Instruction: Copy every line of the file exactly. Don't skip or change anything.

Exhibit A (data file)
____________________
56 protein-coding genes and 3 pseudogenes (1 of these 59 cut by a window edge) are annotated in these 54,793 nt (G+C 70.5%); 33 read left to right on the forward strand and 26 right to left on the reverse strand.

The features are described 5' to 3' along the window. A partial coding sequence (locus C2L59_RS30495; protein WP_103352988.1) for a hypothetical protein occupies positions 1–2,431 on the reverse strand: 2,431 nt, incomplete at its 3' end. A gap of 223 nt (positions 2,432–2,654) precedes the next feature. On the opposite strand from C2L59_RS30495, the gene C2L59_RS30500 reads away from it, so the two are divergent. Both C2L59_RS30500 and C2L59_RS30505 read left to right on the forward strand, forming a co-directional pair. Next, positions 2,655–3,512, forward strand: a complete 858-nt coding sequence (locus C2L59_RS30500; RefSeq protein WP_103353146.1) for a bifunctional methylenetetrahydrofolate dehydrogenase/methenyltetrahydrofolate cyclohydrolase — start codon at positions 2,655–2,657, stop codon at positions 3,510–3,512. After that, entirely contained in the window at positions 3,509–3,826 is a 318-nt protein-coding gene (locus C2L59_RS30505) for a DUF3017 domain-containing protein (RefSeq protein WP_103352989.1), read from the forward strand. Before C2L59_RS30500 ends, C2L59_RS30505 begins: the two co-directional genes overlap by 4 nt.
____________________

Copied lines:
56 protein-coding genes and 3 pseudogenes (1 of these 59 cut by a window edge) are annotated in these 54,793 nt (G+C 70.5%); 33 read left to right on the forward strand and 26 right to left on the reverse strand.

The features are described 5' to 3' along the window. A partial coding sequence (locus C2L59_RS30495; protein WP_103352988.1) for a hypothetical protein occupies positions 1–2,431 on the reverse strand: 2,431 nt, incomplete at its 3' end. A gap of 223 nt (positions 2,432–2,654) precedes the next feature. On the opposite strand from C2L59_RS30495, the gene C2L59_RS30500 reads away from it, so the two are divergent. Both C2L59_RS30500 and C2L59_RS30505 read left to right on the forward strand, forming a co-directional pair. Next, positions 2,655–3,512, forward strand: a complete 858-nt coding sequence (locus C2L59_RS30500; RefSeq protein WP_103353146.1) for a bifunctional methylenetetrahydrofolate dehydrogenase/methenyltetrahydrofolate cyclohydrolase — start codon at positions 2,655–2,657, stop codon at positions 3,510–3,512. After that, entirely contained in the window at positions 3,509–3,826 is a 318-nt protein-coding gene (locus C2L59_RS30505) for a DUF3017 domain-containing protein (RefSeq protein WP_103352989.1), read from the forward strand. Before C2L59_RS30500 ends, C2L59_RS30505 begins: the two co-directional genes overlap by 4 nt.